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Pat Hingle

Pat Hingle

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Also Known As: Martin Patterson Hingle Died: January 3, 2009
Born: July 19, 1924 Cause of Death: myelodysplasia
Birth Place: Miami, Florida Profession: actor, waiter, sold concessions at movie house, laborer, construction worker

Biography CLOSE THE FULL BIOGRAPHY

A sturdily built performer with a large square head and a rustic voice, Pat Hingle has been a solid character player on stage, screen and TV for over four decades. He began acting as a student at the University of Texas and made the move to NYC in the late 1940s. There, Hingle studied at the American Theater Wing and became a protege of director Elia Kazan at the Actor's Studio. He was soon working regularly on the NY stage, where he would appear in four Pulitzer Prize-winning plays ("Cat on a Hot Tin Roof" 1955, "J.B." 1958, "Strange Interlude" 1963 and "That Championship Season" 1973). Hingle performed initially on TV in an adaptation of "Dr Jekyll and Mr Hyde" (1950) for CBS' "Suspense", and his feature acting debut came in a small part as a bartender in Kazan's "On the Waterfront" (1954). He shone in a breakthrough supporting role in Kazan's "Splendor in the Grass" (1961), as the brusque father of Warren Beatty, but the greatest part of his career would have been the one that got away. Offered the title role in "Elmer Gantry" (1960), Hingle nearly died from a fall down an elevator shaft, preventing him from playing the role that would win Burt Lancaster a Best Actor Oscar. Hingle spent much...

A sturdily built performer with a large square head and a rustic voice, Pat Hingle has been a solid character player on stage, screen and TV for over four decades. He began acting as a student at the University of Texas and made the move to NYC in the late 1940s. There, Hingle studied at the American Theater Wing and became a protege of director Elia Kazan at the Actor's Studio. He was soon working regularly on the NY stage, where he would appear in four Pulitzer Prize-winning plays ("Cat on a Hot Tin Roof" 1955, "J.B." 1958, "Strange Interlude" 1963 and "That Championship Season" 1973). Hingle performed initially on TV in an adaptation of "Dr Jekyll and Mr Hyde" (1950) for CBS' "Suspense", and his feature acting debut came in a small part as a bartender in Kazan's "On the Waterfront" (1954). He shone in a breakthrough supporting role in Kazan's "Splendor in the Grass" (1961), as the brusque father of Warren Beatty, but the greatest part of his career would have been the one that got away. Offered the title role in "Elmer Gantry" (1960), Hingle nearly died from a fall down an elevator shaft, preventing him from playing the role that would win Burt Lancaster a Best Actor Oscar. Hingle spent much of his film and TV career playing ambiguous fathers, sympathetic community leaders, veteran cops, crafty judges and other law enforcement personnel. Younger audiences may know him best as Police Commissioner Gordon in the feature "Batman" series, but some may recognize him as the conflicted police chief father of a catatonic rapist in Clint Eastwood's "Sudden Impact" (1983) or as mob boss Bobo Justice, who comes west to teach a painful lesson to Anjelica Huston about skimming mob money at the track, in "The Grifters" (1990). Equally comfortable in the Old West, he unjustly sentenced Eastwood to death in Ted Post's "Hang 'Em High" (1968), strode the prairie in such oaters as "Nevada Smith" (1966) and "Invitation to a Gunfighter" (1964) and even lent some iconic authority to his small role as a bartender in Sam Raimi's "The Quick and the Dead" (1995). In addition to his feature work, Hingle worked frequently on TV and in regional theater during the 90s, most notably as Big Daddy in "Cat on a Hot Tin Roof", before returning to Broadway as Benjamin Franklin in the revival of "1776" (1997).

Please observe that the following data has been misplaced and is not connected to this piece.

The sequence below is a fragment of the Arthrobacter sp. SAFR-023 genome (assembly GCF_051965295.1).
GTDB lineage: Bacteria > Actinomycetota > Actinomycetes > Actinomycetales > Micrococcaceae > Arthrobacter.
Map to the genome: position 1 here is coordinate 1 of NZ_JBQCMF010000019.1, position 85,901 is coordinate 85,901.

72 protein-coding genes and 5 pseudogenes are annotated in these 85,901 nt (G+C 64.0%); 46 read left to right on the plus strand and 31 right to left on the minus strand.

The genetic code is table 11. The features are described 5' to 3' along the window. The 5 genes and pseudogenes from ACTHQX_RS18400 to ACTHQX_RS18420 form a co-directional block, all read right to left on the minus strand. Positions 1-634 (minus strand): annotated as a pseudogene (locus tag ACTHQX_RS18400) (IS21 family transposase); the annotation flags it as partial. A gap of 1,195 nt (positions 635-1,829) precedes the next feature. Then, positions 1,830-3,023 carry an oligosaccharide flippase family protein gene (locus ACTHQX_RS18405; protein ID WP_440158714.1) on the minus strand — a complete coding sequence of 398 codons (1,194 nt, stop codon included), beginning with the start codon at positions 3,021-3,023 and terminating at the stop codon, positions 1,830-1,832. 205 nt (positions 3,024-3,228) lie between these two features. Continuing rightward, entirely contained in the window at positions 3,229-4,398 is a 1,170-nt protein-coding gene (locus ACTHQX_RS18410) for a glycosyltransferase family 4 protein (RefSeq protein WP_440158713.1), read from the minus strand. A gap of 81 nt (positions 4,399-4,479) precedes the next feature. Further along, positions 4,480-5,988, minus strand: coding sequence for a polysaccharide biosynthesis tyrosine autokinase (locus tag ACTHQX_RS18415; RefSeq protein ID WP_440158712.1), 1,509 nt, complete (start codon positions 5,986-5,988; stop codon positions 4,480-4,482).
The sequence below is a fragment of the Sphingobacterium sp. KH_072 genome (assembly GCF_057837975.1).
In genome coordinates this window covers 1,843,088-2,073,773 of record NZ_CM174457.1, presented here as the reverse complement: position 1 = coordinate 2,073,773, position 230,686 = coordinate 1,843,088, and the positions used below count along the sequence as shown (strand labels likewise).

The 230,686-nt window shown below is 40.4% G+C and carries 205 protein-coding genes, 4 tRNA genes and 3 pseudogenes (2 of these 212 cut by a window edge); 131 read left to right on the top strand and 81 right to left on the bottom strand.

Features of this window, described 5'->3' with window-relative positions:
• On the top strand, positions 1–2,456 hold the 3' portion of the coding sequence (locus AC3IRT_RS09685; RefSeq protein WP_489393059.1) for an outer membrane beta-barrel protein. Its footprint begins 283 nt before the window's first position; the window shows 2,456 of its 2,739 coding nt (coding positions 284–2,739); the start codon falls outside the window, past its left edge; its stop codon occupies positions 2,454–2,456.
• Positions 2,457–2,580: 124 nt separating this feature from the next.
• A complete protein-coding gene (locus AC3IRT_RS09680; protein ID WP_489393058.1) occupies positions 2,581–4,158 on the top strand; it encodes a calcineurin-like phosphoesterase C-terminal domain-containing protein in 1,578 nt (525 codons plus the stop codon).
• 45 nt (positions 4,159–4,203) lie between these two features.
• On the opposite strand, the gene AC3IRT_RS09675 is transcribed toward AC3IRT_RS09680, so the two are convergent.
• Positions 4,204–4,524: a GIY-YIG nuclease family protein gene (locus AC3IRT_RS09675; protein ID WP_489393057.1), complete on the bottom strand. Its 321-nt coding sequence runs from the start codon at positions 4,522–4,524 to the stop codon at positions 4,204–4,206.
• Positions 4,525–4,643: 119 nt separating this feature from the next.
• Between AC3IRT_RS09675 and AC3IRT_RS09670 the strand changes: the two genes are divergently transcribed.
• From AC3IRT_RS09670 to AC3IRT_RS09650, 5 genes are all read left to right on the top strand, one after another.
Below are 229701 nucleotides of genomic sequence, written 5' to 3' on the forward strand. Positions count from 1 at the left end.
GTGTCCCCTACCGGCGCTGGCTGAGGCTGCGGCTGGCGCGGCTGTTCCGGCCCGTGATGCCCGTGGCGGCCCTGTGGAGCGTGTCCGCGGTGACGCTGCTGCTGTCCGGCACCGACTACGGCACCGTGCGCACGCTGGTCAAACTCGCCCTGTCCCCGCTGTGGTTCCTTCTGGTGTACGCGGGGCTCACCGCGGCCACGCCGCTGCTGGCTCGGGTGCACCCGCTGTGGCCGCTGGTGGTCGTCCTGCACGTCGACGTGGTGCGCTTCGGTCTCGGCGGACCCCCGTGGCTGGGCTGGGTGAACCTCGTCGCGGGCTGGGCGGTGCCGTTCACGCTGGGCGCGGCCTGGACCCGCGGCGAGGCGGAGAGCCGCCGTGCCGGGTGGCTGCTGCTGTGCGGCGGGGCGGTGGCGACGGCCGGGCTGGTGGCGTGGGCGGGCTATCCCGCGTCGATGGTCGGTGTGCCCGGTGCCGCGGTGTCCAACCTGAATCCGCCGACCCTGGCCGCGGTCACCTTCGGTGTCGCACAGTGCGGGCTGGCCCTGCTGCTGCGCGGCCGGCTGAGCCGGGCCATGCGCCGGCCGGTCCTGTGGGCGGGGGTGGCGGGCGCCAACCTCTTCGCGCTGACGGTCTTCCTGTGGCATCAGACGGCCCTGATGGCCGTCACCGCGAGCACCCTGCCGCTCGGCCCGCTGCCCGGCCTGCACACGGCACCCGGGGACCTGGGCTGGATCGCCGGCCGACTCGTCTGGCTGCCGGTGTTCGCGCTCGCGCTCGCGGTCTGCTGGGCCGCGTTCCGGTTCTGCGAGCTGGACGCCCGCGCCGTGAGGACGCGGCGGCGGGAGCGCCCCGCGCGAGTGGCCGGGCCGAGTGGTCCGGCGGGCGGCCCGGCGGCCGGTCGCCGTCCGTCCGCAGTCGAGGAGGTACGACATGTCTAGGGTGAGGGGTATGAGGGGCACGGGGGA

VIEW THE FULL BIOGRAPHY

Filmographyclose complete filmography

CAST: (feature film)

2.
 List, The (2007)
3.
 Waltzing Anna (2006)
4.
 Road to Redemption (2001) Nathan Tucker
5.
 Runaway, The (2000) Avery
6.
 Shaft (2000) Honorable Dennis Bradford
7.
 Muppets From Space (1999) General Luft
8.
 Batman & Robin (1997) Commissioner Gordon
9.
 Member of the Wedding, The (1997) Officer Wylie
10.
 Thousand Acres, A (1997) Harold Clark
VIEW THE FULL FILMOGRAPHY

Milestones close milestones

1941:
Joined the U.S. Navy in December 1941 and served on the destroyer USS Marshall during World War II
1950:
Began professional acting career in a non-union stock company in New York
1950:
First television appearance was in a CBS production of "Dr. Jekyll and Mr. Hyde"
1953:
Made Off-Broadway debut as Harold Koble in "End as a Man"
1954:
Made feature acting debut in Elia Kazan's "On the Waterfront"
1955: